Like Jesus Franco and Jean Rollin, Joe D'Amato was one of the preeminent purveyors of Eurosleaze during the 1970s, the decade when filth came into its own as an art form. All three directors specialized in gratuitous sex, graphic violence and inept acting, but I find Rollin's and Franco's work generally dull with only flashes of worthwhile dreamy or kitschy style. For some reason, D'Amato's movies, as bad as I know they are, work for me, and his perverse 1981 gore flick Beyond the Darkness is another dubious success.
Already traumatized by the death of his mother, Frank (Kieran Canter) is dealt another emotional blow as his fiancée (Cinzia Monreale) succumbs to a voodoo-induced illness. So, he does what any privileged dandy with an interest in taxidermy might do: he steals the corpse of his beloved, removes her organs, nibbles a little on her heart, and waits for her to... what? Come back to life? This inexplicable plan frustrates Iris (Franca Stoppi), Frank's matronly housekeeper — who commissioned the deadly curse — as she wants cute Frank to her icky self.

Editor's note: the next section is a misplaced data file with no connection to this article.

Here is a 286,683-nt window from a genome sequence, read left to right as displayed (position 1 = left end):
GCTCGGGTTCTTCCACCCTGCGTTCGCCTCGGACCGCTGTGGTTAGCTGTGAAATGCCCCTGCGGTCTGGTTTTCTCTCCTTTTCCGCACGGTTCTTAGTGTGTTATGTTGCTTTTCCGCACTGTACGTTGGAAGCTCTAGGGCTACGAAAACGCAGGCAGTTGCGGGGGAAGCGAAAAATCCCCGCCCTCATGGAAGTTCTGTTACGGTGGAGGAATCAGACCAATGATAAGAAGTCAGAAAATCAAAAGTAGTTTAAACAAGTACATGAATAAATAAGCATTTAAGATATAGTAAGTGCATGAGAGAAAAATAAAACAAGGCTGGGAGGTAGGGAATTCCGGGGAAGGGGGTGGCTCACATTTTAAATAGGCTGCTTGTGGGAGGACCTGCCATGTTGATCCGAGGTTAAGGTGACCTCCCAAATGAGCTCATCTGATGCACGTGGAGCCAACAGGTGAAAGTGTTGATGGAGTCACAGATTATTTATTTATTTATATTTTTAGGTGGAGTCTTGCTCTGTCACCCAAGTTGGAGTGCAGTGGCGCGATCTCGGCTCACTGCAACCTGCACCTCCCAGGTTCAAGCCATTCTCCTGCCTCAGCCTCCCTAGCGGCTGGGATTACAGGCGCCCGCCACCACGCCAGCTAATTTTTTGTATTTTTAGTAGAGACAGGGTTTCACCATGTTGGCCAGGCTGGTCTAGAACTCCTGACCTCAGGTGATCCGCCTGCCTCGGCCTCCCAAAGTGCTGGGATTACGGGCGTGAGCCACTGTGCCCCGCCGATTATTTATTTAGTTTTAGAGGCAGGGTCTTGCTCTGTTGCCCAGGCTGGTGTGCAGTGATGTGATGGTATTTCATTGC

There is barely a plot at work for most of Beyond the Darkness — D'Amato fills the running time by introducing random women for Frank to murder. the theme of Beyond the Darkness could be summed up as, "Life is what happens when you're busy making other plans to rob graves and dissect women." Bizarrely, it's a character study, but with inscrutably thin and fickle characters performed by actors incapable of making sense out of their inconsistencies. Only Stoppi has real presence as the extremely demented Iris; every shot of her warped smile is chilling. And yet, D'Amato makes it all work. His style is unobtrusive, but he picks his shots well — the filmmaking is not inept — treating most of this disgusting movie as a tender love story, infusing each scene with enough off-kilter perversity that it never gets boring, which is high praise for this type of low-aiming sleaze.
Beyond the Darkness is for specific tastes only and has been banned in Australia for its gross violence.